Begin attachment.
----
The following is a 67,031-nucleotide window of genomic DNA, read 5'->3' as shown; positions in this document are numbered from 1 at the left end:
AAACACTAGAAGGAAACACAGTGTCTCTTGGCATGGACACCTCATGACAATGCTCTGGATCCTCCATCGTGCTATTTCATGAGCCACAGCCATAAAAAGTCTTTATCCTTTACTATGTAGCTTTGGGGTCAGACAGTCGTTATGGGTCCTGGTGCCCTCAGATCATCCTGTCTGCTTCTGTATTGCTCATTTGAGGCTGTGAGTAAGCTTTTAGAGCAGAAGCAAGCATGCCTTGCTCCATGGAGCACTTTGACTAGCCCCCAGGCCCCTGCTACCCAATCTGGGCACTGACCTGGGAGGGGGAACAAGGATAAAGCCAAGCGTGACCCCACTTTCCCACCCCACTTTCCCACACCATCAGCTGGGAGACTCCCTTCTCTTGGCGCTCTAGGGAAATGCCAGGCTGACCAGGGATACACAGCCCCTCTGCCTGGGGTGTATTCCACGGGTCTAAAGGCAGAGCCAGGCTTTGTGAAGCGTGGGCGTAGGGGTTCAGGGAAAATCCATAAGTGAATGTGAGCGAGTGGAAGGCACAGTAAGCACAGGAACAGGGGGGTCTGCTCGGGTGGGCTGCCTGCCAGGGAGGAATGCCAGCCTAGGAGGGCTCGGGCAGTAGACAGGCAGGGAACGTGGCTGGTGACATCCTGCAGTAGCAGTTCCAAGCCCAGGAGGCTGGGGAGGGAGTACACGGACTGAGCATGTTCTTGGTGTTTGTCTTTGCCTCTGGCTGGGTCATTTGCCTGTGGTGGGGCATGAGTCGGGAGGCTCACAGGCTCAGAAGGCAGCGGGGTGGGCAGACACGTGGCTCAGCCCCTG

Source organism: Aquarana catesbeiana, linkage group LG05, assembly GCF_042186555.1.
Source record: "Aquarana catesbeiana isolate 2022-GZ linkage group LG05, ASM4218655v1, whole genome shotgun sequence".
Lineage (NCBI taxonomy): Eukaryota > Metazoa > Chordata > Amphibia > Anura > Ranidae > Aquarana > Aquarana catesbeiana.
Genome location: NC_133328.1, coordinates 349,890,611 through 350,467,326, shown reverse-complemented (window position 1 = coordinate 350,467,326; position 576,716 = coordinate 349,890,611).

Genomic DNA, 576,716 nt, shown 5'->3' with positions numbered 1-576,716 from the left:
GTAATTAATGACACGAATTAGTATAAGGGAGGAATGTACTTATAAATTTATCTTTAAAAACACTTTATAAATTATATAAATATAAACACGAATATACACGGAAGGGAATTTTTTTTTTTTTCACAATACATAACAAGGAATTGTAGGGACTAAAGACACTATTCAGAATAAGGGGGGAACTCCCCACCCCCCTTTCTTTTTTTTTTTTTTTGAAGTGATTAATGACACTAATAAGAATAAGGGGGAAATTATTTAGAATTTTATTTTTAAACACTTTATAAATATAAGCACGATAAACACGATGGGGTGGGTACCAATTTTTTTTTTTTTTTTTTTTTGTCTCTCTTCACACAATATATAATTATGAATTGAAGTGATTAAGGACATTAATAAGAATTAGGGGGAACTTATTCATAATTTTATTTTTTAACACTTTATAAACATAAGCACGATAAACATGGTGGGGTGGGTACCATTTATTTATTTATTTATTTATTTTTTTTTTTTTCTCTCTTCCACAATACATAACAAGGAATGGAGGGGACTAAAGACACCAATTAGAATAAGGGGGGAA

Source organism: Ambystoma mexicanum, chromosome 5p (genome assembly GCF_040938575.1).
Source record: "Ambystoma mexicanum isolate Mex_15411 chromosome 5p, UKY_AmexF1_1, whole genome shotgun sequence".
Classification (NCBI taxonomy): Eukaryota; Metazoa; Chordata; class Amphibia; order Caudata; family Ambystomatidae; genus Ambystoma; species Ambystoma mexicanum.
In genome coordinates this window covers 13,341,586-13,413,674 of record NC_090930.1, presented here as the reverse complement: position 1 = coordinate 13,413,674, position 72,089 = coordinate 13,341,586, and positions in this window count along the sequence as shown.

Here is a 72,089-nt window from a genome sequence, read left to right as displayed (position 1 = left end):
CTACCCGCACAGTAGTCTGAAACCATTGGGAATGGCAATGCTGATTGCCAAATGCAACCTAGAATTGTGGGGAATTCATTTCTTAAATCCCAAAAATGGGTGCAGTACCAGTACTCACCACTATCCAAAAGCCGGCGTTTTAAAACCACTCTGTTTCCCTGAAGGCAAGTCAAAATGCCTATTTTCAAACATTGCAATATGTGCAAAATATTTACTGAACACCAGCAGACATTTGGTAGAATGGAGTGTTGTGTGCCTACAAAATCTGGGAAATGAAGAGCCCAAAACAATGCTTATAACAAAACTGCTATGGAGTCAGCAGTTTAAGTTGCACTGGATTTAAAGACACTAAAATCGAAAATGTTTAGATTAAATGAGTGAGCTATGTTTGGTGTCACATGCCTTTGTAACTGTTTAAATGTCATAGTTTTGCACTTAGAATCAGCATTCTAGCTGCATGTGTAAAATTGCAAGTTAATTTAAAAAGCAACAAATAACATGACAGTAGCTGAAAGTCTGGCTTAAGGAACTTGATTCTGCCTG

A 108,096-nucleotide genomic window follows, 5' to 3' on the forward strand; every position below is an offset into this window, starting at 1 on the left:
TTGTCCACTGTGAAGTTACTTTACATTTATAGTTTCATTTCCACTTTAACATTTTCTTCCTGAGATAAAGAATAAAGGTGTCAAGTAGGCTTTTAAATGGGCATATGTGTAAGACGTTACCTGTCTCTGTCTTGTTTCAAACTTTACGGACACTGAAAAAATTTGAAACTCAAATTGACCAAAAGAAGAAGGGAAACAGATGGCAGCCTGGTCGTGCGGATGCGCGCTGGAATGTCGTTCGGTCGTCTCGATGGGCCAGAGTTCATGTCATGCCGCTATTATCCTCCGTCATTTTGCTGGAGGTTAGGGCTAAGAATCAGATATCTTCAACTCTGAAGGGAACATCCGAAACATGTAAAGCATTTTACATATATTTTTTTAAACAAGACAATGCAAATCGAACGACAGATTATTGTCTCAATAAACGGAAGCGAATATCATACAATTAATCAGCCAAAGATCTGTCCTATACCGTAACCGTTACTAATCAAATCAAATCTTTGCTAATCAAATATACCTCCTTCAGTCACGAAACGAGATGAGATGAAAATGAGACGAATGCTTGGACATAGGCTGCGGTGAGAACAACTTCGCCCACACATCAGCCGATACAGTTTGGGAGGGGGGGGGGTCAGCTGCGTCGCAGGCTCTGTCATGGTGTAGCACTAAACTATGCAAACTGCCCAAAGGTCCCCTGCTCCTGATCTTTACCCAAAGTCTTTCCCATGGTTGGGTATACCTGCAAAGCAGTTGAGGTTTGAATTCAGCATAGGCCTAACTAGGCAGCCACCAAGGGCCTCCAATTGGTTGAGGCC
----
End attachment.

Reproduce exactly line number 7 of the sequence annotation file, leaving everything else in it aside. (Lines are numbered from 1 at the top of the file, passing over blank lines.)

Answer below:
Genomic DNA, 576,716 nt, shown 5'->3' with positions numbered 1-576,716 from the left: